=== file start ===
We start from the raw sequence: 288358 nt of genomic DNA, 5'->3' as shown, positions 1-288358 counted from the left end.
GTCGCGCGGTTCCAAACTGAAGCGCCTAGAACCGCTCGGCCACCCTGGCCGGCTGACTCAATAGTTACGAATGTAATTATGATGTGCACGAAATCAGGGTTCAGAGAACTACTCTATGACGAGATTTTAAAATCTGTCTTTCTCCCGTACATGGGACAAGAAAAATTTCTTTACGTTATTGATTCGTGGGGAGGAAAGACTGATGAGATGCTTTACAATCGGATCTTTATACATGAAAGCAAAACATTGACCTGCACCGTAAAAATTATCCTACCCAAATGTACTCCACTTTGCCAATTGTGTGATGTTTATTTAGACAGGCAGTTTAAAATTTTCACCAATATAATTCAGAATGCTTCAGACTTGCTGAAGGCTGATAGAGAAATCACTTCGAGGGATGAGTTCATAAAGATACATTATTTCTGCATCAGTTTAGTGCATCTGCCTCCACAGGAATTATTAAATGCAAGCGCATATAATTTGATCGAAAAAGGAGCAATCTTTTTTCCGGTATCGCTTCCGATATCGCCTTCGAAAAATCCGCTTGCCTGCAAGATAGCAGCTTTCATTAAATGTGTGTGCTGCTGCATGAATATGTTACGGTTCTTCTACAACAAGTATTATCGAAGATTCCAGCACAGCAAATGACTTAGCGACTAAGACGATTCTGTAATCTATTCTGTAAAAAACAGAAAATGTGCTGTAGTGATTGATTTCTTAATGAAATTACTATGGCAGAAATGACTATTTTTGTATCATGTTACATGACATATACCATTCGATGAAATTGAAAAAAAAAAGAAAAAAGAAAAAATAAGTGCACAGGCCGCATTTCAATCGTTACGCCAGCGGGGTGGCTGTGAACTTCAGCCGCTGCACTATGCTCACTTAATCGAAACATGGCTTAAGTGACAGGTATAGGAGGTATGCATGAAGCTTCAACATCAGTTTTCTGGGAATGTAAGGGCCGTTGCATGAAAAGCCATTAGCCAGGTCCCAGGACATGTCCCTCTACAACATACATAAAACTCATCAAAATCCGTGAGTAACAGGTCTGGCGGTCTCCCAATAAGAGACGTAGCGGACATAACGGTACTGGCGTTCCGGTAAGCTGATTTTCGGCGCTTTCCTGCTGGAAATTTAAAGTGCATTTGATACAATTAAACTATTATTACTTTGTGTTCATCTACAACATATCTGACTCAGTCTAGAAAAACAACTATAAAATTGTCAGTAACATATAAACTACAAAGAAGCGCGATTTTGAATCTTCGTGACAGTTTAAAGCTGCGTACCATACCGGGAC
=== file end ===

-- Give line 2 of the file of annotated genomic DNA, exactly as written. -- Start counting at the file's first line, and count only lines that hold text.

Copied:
GTCGCGCGGTTCCAAACTGAAGCGCCTAGAACCGCTCGGCCACCCTGGCCGGCTGACTCAATAGTTACGAATGTAATTATGATGTGCACGAAATCAGGGTTCAGAGAACTACTCTATGACGAGATTTTAAAATCTGTCTTTCTCCCGTACATGGGACAAGAAAAATTTCTTTACGTTATTGATTCGTGGGGAGGAAAGACTGATGAGATGCTTTACAATCGGATCTTTATACATGAAAGCAAAACATTGACCTGCACCGTAAAAATTATCCTACCCAAATGTACTCCACTTTGCCAATTGTGTGATGTTTATTTAGACAGGCAGTTTAAAATTTTCACCAATATAATTCAGAATGCTTCAGACTTGCTGAAGGCTGATAGAGAAATCACTTCGAGGGATGAGTTCATAAAGATACATTATTTCTGCATCAGTTTAGTGCATCTGCCTCCACAGGAATTATTAAATGCAAGCGCATATAATTTGATCGAAAAAGGAGCAATCTTTTTTCCGGTATCGCTTCCGATATCGCCTTCGAAAAATCCGCTTGCCTGCAAGATAGCAGCTTTCATTAAATGTGTGTGCTGCTGCATGAATATGTTACGGTTCTTCTACAACAAGTATTATCGAAGATTCCAGCACAGCAAATGACTTAGCGACTAAGACGATTCTGTAATCTATTCTGTAAAAAACAGAAAATGTGCTGTAGTGATTGATTTCTTAATGAAATTACTATGGCAGAAATGACTATTTTTGTATCATGTTACATGACATATACCATTCGATGAAATTGAAAAAAAAAAGAAAAAAGAAAAAATAAGTGCACAGGCCGCATTTCAATCGTTACGCCAGCGGGGTGGCTGTGAACTTCAGCCGCTGCACTATGCTCACTTAATCGAAACATGGCTTAAGTGACAGGTATAGGAGGTATGCATGAAGCTTCAACATCAGTTTTCTGGGAATGTAAGGGCCGTTGCATGAAAAGCCATTAGCCAGGTCCCAGGACATGTCCCTCTACAACATACATAAAACTCATCAAAATCCGTGAGTAACAGGTCTGGCGGTCTCCCAATAAGAGACGTAGCGGACATAACGGTACTGGCGTTCCGGTAAGCTGATTTTCGGCGCTTTCCTGCTGGAAATTTAAAGTGCATTTGATACAATTAAACTATTATTACTTTGTGTTCATCTACAACATATCTGACTCAGTCTAGAAAAACAACTATAAAATTGTCAGTAACATATAAACTACAAAGAAGCGCGATTTTGAATCTTCGTGACAGTTTAAAGCTGCGTACCATACCGGGAC